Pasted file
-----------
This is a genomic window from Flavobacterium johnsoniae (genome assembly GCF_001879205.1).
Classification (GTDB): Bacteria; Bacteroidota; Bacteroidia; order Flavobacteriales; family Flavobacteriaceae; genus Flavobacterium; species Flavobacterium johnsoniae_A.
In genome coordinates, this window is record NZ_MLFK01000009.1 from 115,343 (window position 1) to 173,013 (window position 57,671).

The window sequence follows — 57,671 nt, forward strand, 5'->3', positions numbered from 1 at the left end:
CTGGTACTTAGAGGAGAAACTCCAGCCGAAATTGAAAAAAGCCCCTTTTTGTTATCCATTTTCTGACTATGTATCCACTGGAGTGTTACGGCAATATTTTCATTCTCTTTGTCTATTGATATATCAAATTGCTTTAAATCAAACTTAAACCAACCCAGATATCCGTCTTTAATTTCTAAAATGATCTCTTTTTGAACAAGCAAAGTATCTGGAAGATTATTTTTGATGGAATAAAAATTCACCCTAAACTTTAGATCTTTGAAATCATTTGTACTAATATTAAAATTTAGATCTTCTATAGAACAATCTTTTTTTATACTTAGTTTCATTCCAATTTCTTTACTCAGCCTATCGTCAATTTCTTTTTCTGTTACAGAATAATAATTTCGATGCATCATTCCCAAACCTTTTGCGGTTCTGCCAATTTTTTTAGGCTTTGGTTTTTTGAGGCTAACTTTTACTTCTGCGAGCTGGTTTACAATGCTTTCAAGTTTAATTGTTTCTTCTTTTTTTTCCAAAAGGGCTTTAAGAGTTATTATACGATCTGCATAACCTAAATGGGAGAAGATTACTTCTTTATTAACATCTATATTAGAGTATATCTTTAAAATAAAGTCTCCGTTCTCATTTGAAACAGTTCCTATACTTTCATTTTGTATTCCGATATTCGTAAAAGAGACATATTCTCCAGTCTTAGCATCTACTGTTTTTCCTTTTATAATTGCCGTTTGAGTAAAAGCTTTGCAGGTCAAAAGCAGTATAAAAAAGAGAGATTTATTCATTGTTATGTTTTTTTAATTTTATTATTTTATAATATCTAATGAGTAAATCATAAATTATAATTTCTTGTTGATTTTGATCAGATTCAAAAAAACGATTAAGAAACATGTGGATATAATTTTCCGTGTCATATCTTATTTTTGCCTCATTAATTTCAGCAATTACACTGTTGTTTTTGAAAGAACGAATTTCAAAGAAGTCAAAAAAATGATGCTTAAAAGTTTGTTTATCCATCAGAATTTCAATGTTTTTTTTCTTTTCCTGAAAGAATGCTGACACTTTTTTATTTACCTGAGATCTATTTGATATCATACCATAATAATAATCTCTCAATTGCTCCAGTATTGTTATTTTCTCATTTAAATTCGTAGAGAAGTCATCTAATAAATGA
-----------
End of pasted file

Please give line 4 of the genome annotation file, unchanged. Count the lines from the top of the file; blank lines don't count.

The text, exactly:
The window sequence follows — 57,671 nt, forward strand, 5'->3', positions numbered from 1 at the left end: